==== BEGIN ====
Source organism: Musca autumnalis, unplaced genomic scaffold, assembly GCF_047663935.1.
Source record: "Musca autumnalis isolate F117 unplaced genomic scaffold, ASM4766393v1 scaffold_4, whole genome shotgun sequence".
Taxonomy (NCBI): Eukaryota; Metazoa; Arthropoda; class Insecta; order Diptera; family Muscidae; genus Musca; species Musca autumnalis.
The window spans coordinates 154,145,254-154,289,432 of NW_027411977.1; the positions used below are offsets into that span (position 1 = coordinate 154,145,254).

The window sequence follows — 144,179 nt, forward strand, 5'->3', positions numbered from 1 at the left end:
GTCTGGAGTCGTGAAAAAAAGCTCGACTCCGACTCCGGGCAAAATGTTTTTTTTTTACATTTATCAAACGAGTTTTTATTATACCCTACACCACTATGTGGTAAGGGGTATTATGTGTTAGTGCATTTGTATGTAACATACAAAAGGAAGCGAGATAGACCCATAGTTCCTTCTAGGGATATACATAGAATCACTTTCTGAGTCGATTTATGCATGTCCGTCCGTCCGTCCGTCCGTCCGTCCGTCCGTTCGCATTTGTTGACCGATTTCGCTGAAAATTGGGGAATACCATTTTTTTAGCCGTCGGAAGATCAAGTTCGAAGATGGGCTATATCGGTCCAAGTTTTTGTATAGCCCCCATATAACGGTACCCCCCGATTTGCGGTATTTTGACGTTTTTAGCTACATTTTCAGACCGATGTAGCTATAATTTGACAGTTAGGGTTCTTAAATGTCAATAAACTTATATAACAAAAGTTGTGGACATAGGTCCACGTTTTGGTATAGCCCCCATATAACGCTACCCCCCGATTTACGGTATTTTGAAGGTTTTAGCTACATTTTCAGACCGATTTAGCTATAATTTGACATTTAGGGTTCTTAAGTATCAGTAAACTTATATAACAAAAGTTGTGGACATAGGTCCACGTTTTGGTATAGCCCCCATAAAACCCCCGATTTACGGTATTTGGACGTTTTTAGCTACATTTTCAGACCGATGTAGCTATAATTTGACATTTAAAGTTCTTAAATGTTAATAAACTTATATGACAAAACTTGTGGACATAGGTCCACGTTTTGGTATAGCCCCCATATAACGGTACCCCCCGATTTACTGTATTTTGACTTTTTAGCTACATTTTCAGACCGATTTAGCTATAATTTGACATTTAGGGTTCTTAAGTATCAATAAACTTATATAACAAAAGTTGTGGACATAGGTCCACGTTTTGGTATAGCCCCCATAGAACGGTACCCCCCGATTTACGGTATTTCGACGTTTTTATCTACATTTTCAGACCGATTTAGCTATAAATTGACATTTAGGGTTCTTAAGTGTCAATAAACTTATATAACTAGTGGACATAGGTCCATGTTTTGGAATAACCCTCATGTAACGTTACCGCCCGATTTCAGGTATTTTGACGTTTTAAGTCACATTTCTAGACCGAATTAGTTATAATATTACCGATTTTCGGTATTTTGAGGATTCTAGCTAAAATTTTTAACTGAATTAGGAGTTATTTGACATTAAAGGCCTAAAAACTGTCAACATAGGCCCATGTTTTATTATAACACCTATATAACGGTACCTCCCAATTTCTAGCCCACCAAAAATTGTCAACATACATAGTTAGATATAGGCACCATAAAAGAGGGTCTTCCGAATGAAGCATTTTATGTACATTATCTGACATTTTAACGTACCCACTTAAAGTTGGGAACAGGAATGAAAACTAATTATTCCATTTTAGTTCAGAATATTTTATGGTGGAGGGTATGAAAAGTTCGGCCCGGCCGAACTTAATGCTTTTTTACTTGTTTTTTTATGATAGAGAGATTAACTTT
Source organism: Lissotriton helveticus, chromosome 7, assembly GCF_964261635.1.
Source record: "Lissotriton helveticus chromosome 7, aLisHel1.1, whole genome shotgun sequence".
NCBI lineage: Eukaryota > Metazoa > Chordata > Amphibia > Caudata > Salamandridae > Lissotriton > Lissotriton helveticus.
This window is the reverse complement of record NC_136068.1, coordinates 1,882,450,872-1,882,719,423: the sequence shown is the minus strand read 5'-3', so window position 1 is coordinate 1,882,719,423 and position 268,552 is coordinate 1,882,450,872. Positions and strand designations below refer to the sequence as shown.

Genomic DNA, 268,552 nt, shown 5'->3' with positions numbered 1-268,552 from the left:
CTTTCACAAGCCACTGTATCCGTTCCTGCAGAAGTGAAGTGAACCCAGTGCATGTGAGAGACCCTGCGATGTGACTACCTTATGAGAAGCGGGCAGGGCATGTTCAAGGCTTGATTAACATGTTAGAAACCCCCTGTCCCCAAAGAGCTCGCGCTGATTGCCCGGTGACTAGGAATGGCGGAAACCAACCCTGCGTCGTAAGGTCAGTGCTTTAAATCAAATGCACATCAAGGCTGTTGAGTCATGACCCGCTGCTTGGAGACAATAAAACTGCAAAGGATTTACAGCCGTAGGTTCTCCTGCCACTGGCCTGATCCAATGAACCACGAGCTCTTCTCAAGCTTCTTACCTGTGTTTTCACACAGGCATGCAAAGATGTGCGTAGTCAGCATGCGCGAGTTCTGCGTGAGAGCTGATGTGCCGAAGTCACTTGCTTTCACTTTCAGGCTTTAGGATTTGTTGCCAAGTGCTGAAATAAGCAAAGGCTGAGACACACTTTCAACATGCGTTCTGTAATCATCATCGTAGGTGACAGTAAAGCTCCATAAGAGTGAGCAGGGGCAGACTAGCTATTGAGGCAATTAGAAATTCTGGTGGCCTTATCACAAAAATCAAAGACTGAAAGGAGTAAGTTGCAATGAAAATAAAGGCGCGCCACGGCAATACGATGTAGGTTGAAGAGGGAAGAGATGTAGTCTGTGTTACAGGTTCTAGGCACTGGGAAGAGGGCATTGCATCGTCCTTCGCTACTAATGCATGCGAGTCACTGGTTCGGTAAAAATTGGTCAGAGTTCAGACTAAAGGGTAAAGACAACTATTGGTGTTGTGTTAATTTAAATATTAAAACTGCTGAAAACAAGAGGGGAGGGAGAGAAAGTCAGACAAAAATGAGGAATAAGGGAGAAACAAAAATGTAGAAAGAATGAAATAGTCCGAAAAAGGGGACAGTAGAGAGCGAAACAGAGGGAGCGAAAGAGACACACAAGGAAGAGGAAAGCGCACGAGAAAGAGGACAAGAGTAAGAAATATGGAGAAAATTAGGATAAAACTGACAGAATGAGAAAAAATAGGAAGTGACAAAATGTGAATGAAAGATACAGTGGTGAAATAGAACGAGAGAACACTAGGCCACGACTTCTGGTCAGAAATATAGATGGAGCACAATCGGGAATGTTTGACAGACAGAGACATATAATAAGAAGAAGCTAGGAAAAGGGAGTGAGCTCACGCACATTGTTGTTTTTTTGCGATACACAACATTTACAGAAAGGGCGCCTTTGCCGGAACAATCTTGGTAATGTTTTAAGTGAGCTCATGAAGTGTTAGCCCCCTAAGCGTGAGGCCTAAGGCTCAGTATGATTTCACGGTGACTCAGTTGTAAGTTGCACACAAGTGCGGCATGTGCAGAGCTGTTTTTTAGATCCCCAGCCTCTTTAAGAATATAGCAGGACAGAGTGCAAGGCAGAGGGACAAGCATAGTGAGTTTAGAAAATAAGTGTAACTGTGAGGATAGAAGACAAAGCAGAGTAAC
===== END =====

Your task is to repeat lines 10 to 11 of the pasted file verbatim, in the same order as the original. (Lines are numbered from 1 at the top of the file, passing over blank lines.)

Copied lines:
This window is the reverse complement of record NC_136068.1, coordinates 1,882,450,872-1,882,719,423: the sequence shown is the minus strand read 5'-3', so window position 1 is coordinate 1,882,719,423 and position 268,552 is coordinate 1,882,450,872. Positions and strand designations below refer to the sequence as shown.

Genomic DNA, 268,552 nt, shown 5'->3' with positions numbered 1-268,552 from the left: